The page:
Adherence with continuous positive airway pressure (CPAP)
- Terri Weaver, PhD, RN, FAAN
Terri Weaver, PhD, RN, FAAN
- Professor and Dean, College of Nursing
- University of Illinois at Chicago
Obstructive sleep apnea (OSA) is a disorder that is characterized by obstructive apneas and hypopneas due to repetitive collapse of the upper airway during sleep. Continuous positive airway pressure (CPAP) is an effective therapy for OSA, but adherence is suboptimal . The prevalence, consequences, and identification of nonadherence will be reviewed here. Interventions that may improve adherence are also discussed. Initiation of CPAP therapy is described separately. (See "Initiation of positive airway pressure therapy for obstructive sleep apnea in adults".)
Definition — There is no consensus on the definition of nonadherent use to CPAP treatment. We suggest that less than four hours be used as a general metric, since several studies have shown that normalization of daytime sleepiness, quality of life, and neurocognitive function improve with four or more hours of use [1-4]. Improvements in cardiovascular disease conditions and diabetes have also been greater in those using CPAP for greater than four hours [5-7]. Studies have used four hours as the cutoff point differentiating adherence and nonadherence to the treatment, and consequently insurers have also adopted this cutoff. However, outcome expectations should be individually defined to determine the appropriate target for nightly usage.
The expectation of nightly use is dependent upon patient goals. For example, one study showed that in those who have impaired levels on several salient outcomes, the duration of use to achieve a normal value depends on the metric . If the goal is to improve self-reported sleepiness, four hours of use was sufficient to achieve a normal score on the Epworth Sleepiness Scale . In evaluating fitness for duty in a commercial truck driver, six hours would be needed to achieve a normal level of objective alertness in the multiple sleep latency test, and 7.5 hours would be required to improve to normal daytime functioning on the Functional Outcomes of Sleep Questionnaire . Five hours of use improved neurobehavioral performance .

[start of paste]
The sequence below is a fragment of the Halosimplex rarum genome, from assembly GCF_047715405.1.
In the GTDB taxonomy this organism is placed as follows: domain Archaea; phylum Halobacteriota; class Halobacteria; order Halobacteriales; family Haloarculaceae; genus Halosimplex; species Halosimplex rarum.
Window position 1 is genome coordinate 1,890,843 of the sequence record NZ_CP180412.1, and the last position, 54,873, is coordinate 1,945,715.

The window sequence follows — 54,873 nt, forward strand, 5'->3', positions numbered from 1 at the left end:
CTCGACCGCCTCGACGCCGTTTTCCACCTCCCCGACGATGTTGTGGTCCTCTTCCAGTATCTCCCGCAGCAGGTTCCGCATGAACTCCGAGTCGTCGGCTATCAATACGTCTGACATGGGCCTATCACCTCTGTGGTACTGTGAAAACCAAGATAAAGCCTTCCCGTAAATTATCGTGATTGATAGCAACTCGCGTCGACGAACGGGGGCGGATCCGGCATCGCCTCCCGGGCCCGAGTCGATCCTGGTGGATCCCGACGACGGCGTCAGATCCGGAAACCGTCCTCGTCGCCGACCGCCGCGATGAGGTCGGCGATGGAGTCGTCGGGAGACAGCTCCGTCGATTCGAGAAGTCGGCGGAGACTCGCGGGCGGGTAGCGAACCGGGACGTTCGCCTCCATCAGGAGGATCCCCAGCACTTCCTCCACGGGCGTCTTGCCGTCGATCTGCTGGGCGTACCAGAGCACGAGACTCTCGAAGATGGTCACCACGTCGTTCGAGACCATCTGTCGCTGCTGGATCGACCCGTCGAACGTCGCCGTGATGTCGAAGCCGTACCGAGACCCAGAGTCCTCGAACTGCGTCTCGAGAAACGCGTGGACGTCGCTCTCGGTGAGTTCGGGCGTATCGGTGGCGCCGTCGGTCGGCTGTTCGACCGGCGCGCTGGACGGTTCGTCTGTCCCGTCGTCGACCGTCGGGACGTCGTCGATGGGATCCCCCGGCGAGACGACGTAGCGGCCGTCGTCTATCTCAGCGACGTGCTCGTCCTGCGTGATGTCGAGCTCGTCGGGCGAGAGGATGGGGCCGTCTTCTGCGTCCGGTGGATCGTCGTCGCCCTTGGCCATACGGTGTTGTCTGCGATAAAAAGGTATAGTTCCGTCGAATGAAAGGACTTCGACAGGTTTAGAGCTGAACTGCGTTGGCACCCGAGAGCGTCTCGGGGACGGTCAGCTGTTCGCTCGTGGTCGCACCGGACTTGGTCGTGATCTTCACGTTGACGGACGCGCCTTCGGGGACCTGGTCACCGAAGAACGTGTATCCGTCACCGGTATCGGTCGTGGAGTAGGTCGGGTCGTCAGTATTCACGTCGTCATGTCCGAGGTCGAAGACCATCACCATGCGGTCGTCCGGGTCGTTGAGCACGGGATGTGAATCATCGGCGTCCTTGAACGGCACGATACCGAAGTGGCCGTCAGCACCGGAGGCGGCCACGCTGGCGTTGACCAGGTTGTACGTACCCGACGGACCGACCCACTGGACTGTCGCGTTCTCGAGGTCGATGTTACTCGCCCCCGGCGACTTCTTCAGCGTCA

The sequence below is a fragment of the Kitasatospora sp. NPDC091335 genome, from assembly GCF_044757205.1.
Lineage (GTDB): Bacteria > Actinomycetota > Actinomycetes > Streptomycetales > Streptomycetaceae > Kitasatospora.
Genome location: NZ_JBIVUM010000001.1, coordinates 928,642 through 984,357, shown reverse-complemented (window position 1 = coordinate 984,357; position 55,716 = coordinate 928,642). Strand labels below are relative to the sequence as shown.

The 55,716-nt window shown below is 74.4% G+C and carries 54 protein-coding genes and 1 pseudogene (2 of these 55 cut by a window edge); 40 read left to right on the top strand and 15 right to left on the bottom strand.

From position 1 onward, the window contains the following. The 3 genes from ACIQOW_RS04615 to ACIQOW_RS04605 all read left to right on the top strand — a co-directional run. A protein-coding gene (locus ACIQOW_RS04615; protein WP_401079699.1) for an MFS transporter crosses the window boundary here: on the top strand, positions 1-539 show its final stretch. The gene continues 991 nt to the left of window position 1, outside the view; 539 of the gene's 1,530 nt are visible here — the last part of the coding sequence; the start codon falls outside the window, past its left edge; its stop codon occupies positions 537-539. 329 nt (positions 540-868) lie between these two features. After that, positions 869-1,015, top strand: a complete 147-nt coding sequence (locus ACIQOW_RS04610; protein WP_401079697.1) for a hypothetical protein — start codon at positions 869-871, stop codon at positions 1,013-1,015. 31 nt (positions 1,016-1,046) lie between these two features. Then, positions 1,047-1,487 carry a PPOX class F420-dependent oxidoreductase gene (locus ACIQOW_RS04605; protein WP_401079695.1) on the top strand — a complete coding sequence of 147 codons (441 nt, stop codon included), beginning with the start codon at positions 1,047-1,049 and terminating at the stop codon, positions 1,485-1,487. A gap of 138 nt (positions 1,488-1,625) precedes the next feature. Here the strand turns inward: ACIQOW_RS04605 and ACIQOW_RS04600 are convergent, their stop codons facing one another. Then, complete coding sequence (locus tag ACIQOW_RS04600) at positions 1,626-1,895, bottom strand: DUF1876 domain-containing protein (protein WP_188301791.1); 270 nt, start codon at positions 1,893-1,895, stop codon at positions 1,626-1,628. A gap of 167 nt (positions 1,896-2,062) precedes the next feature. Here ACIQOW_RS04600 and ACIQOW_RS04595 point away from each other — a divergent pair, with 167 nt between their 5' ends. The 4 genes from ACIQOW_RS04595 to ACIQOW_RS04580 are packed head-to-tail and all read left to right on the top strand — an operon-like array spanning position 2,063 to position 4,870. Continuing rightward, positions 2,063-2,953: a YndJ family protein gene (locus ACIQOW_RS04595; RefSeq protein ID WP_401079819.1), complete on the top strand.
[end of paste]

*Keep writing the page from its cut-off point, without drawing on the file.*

Prevalence — It is estimated that 29 to 83 percent of patients are nonadherent, when nonadherence is defined as a mean of ≤4 hours of use per night [1,8]. The mean duration of use is only three hours per night (on those nights when it is used) among patients who are nonadherent. In contrast, the mean duration of CPAP use is six hours per night among patients who use it every night as directed . Overall, the average duration of CPAP use is approximately five hours per night across numerous studies . Studies indicate that greater than six hours per night results in normal levels of objectively measured and self-reported daytime sleepiness, as well as significantly improved memory and daily functioning [2,3,10].
Patients generally make the decision to adhere to CPAP therapy early during the first week of therapy, usually by the second to fourth day [1,11-13]. Those who adhere generally increase their duration of nightly use gradually. As an example, one study demonstrated that patients who used CPAP for more than two years increased their duration of use approximately eight minutes per night during each year of therapy .
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